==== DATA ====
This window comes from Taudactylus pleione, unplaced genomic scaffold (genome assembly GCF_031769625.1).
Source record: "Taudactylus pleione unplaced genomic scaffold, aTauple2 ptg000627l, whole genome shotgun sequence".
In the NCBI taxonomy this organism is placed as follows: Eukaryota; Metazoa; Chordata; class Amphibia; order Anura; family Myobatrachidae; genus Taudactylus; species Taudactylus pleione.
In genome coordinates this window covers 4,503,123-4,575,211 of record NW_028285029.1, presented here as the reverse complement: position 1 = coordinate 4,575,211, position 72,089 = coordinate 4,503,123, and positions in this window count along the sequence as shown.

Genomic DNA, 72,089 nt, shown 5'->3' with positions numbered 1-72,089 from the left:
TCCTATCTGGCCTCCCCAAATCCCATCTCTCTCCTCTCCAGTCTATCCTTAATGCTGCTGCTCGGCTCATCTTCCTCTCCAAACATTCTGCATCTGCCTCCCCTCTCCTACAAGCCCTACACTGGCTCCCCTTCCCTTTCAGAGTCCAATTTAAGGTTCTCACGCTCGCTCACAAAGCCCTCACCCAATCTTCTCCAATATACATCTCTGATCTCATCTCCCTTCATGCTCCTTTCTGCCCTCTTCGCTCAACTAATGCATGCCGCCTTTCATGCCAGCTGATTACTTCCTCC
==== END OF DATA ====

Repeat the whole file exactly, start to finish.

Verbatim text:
This window comes from Taudactylus pleione, unplaced genomic scaffold (genome assembly GCF_031769625.1).
Source record: "Taudactylus pleione unplaced genomic scaffold, aTauple2 ptg000627l, whole genome shotgun sequence".
In the NCBI taxonomy this organism is placed as follows: Eukaryota; Metazoa; Chordata; class Amphibia; order Anura; family Myobatrachidae; genus Taudactylus; species Taudactylus pleione.
In genome coordinates this window covers 4,503,123-4,575,211 of record NW_028285029.1, presented here as the reverse complement: position 1 = coordinate 4,575,211, position 72,089 = coordinate 4,503,123, and positions in this window count along the sequence as shown.

Genomic DNA, 72,089 nt, shown 5'->3' with positions numbered 1-72,089 from the left:
TCCTATCTGGCCTCCCCAAATCCCATCTCTCTCCTCTCCAGTCTATCCTTAATGCTGCTGCTCGGCTCATCTTCCTCTCCAAACATTCTGCATCTGCCTCCCCTCTCCTACAAGCCCTACACTGGCTCCCCTTCCCTTTCAGAGTCCAATTTAAGGTTCTCACGCTCGCTCACAAAGCCCTCACCCAATCTTCTCCAATATACATCTCTGATCTCATCTCCCTTCATGCTCCTTTCTGCCCTCTTCGCTCAACTAATGCATGCCGCCTTTCATGCCAGCTGATTACTTCCTCC